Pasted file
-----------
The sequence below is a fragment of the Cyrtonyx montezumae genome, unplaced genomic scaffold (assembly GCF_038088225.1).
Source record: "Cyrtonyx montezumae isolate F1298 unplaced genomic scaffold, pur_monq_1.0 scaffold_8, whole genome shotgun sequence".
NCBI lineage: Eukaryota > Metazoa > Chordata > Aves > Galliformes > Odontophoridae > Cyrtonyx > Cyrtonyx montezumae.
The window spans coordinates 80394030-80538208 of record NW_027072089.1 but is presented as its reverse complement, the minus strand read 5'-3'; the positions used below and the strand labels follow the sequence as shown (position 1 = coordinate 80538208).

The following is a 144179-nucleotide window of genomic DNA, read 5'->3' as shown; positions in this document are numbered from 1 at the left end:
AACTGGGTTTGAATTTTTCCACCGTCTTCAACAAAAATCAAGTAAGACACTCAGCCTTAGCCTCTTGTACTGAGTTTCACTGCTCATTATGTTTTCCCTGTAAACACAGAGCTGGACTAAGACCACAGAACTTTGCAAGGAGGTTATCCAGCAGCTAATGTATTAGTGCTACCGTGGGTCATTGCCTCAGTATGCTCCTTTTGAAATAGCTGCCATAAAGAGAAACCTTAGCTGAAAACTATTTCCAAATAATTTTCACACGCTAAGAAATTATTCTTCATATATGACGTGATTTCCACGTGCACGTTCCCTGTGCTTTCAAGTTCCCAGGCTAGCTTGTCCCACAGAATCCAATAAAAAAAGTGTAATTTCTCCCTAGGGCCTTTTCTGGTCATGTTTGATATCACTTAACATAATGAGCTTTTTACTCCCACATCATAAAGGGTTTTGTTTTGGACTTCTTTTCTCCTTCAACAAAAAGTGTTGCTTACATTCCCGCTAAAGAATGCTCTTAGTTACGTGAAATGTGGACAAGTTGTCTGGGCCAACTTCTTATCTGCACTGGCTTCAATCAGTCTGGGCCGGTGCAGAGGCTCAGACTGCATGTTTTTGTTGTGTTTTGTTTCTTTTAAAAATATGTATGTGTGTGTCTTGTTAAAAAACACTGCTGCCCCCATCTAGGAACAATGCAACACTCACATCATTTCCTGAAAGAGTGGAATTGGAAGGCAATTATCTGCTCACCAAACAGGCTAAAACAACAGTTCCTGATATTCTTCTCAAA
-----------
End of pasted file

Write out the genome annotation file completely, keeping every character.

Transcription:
The sequence below is a fragment of the Cyrtonyx montezumae genome, unplaced genomic scaffold (assembly GCF_038088225.1).
Source record: "Cyrtonyx montezumae isolate F1298 unplaced genomic scaffold, pur_monq_1.0 scaffold_8, whole genome shotgun sequence".
NCBI lineage: Eukaryota > Metazoa > Chordata > Aves > Galliformes > Odontophoridae > Cyrtonyx > Cyrtonyx montezumae.
The window spans coordinates 80394030-80538208 of record NW_027072089.1 but is presented as its reverse complement, the minus strand read 5'-3'; the positions used below and the strand labels follow the sequence as shown (position 1 = coordinate 80538208).

The following is a 144179-nucleotide window of genomic DNA, read 5'->3' as shown; positions in this document are numbered from 1 at the left end:
AACTGGGTTTGAATTTTTCCACCGTCTTCAACAAAAATCAAGTAAGACACTCAGCCTTAGCCTCTTGTACTGAGTTTCACTGCTCATTATGTTTTCCCTGTAAACACAGAGCTGGACTAAGACCACAGAACTTTGCAAGGAGGTTATCCAGCAGCTAATGTATTAGTGCTACCGTGGGTCATTGCCTCAGTATGCTCCTTTTGAAATAGCTGCCATAAAGAGAAACCTTAGCTGAAAACTATTTCCAAATAATTTTCACACGCTAAGAAATTATTCTTCATATATGACGTGATTTCCACGTGCACGTTCCCTGTGCTTTCAAGTTCCCAGGCTAGCTTGTCCCACAGAATCCAATAAAAAAAGTGTAATTTCTCCCTAGGGCCTTTTCTGGTCATGTTTGATATCACTTAACATAATGAGCTTTTTACTCCCACATCATAAAGGGTTTTGTTTTGGACTTCTTTTCTCCTTCAACAAAAAGTGTTGCTTACATTCCCGCTAAAGAATGCTCTTAGTTACGTGAAATGTGGACAAGTTGTCTGGGCCAACTTCTTATCTGCACTGGCTTCAATCAGTCTGGGCCGGTGCAGAGGCTCAGACTGCATGTTTTTGTTGTGTTTTGTTTCTTTTAAAAATATGTATGTGTGTGTCTTGTTAAAAAACACTGCTGCCCCCATCTAGGAACAATGCAACACTCACATCATTTCCTGAAAGAGTGGAATTGGAAGGCAATTATCTGCTCACCAAACAGGCTAAAACAACAGTTCCTGATATTCTTCTCAAA